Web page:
The Rejection of Globalism—on the Left and the Right—Is Changing Our Political Alignments
This shift has implications that shatter received political wisdom.
Many traditional conservatives are dumbstruck when they see Republicans like Missouri Sen. Josh Hawley or venture capitalist/potential candidate J.D. Vance espousing what they regard as liberal economics. To these conservatives, it is a betrayal of principle. To which Vance might respond, “I just don’t care.” The fact is the nature of what it means to be conservative is changing rapidly, and it is leaving economic conservatives without a political home.
A political realignment is taking place. This doesn’t just mean a shift in which political party holds the center ground. It means that the fundamental questions around which people align themselves politically are changing. What used to define right, left, and center will cease to have as much political meaning.
For most of the past century, American politics—indeed, much of global politics—was aligned around a central economic question: Which economic system provides the most benefit, free markets or central planning? People on the right believed in free markets, people on the left believed in government planning. This helped to dictate a class component to the politics; working people, for instance, who believed they were at the mercy of capitalists and profit tended to side with the left, while highly educated people who controlled their own careers tended to side with the right.
There was a secondary question that was not economic, however—the question of social attitudes, which pitted those who believed in a traditional way of life against those who felt that way of life was harmful or restrictive. These two attitudes mapped reasonably well on to the economic split, although there were some working-class people who had leftist economic beliefs but right-wing social attitudes, and there were some on the economic right who had more liberal social attitudes. Think Reagan Democrats and libertarians.
The realignment, however, makes those questions obsolete. The central question in American politics is now one of identity. If you consider yourself American first and foremost, with a strong regional or state component to your identity as well, you are now likely to identify as conservative. There has been a similar change on the left. Its attitude to the question of identity is perhaps best described as minoritarian. The minoritarian sees the American identity as opposed to the demands and rights of minority groups—racial minorities, unionized workers, minorities in sexual identification, religious minorities (including the non-religious), refugees, environmental activists, and pro-trans feminists.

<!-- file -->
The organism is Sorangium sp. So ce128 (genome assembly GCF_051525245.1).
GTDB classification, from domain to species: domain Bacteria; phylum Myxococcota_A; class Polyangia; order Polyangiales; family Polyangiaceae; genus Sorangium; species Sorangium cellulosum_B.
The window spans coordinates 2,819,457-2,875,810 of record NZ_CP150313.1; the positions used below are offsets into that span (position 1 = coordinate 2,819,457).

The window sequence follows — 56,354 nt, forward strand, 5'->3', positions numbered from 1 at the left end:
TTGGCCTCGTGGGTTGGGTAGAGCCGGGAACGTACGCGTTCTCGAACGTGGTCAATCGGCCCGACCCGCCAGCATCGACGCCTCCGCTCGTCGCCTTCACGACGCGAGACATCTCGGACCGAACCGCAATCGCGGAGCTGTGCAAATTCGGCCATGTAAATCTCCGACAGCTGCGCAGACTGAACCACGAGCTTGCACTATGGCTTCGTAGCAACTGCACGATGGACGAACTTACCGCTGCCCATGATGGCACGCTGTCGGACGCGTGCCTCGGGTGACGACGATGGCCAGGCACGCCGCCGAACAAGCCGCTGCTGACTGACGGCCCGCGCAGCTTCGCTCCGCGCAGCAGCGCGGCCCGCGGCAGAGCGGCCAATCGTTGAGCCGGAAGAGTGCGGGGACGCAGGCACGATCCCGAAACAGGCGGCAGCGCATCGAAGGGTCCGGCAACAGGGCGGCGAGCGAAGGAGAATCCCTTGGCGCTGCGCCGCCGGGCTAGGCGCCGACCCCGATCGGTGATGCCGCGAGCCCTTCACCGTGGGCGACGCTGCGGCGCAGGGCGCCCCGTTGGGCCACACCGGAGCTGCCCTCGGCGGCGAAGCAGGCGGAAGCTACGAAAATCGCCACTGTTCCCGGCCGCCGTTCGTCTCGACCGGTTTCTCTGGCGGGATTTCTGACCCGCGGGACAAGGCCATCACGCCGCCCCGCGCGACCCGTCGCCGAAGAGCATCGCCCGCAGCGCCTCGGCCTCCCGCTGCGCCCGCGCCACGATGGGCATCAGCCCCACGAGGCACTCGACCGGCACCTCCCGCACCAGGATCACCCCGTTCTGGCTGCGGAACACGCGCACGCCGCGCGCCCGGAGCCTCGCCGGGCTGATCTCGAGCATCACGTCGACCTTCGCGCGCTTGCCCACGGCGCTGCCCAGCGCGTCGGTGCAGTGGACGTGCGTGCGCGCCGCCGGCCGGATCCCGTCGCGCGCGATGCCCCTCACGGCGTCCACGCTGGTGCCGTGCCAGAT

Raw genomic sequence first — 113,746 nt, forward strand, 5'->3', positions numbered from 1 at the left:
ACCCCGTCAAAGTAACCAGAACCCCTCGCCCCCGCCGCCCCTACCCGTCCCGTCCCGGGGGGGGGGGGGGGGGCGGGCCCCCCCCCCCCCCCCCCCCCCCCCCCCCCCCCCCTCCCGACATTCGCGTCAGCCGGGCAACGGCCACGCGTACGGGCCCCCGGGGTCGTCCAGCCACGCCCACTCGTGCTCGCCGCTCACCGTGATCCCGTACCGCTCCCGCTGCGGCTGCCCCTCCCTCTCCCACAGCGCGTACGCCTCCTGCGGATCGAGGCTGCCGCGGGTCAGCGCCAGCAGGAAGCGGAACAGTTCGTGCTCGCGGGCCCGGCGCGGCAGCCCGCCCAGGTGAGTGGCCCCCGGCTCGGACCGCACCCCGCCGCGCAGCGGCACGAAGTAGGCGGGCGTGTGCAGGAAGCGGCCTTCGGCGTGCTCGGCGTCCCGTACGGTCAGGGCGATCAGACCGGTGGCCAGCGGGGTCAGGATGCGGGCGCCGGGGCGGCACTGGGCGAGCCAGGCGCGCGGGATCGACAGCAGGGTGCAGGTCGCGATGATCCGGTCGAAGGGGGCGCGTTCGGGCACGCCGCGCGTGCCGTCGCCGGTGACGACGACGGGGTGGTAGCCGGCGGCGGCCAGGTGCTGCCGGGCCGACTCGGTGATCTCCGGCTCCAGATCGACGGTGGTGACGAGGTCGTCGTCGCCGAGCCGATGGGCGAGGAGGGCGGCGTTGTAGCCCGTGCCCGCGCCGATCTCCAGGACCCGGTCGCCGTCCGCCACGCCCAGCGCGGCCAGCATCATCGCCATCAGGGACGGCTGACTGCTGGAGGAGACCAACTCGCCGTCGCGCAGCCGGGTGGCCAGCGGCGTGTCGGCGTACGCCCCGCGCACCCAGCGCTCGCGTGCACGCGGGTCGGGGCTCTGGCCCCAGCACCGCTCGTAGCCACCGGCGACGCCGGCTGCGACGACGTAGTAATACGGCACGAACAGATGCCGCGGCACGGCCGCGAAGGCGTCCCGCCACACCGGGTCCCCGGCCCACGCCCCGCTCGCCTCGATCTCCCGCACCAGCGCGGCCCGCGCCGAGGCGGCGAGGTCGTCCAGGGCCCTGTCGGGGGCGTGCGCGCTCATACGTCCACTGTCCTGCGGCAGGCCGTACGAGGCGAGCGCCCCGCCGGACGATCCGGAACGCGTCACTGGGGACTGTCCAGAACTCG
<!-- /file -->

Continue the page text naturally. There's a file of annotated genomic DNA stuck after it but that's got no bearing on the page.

The end result is that many on both sides have rejected globalism. And this realignment means that large swaths of formerly left-leaning voters, mostly in the white middle class, now identify as conservative, while there has been a similar shift to the left among the highly educated professional classes.
This shift has implications that shatter received political wisdom. Perhaps most important of these is that economic arguments will barely matter anymore. What were previously thought of as fundamental questions like the rights of private property owners only matter insofar as they address the question of identity. Thus, a conservative will now see no contradiction between upholding the right of a Christian baker not to bake a cake for a gay wedding while demanding that a social media firm provide a conduit for speech its leaders find objectionable. Meanwhile, liberals celebrate big corporations getting on board with their egalitarian agenda yet see no issue with Bernie Sanders being a literal millionaire owning three expensive properties.
A second implication is that conservatives can no longer count on people becoming more conservative as they get older. Once upon a time, as people’s economic situations improved with age, their attitudes were likely to change. But now, our primary political leanings are not necessarily tied to economics. So the millennial generation is not trending in that direction, likely because their attitudes to identity are more fixed.
A third implication concerns immigrants. Many immigrants come to America to be American but still align around the economic question. Many see vestiges of the socialism they fled in the American left’s minoritarian identity and want to establish a new identity for themselves. This makes immigrants friendly to the new conservatism. Conservatives, however, regard them with suspicion because of their foreign birth. How conservatives and immigrants resolve this dilemma might decide future elections.
The final implication is for economic conservatives. Free traders, for instance, are now without a political home. Their globalism is rejected by populists on both the right and left. President Trump’s tariffs—against foes like China and allies like Canada—were popular with his base. And even though regulation is the prime vehicle the new left uses to impose its agenda, the new right seems eager to adopt regulatory control against “woke corporations,” which causes deregulators to increasingly deem new conservatives fair-weather friends. And all the while free trade is roundly blamed by both sides for whatever ill concerns them that day, even though globalism has resulted in an age of abundance and the greatest reduction in global poverty ever seen.
The new alignment’s indifference to economic principle will be its undoing. Inflation, unemployment, and deprivation are economic consequences that care nothing for questions of identity. It may take an economic crisis to reinstate economics to a central position in political alignment. God is not mocked, nor are the laws of economics.
Iain Murray is vice president for strategy at the Competitive Enterprise Institute, a free market public policy organization based in Washington, D.C.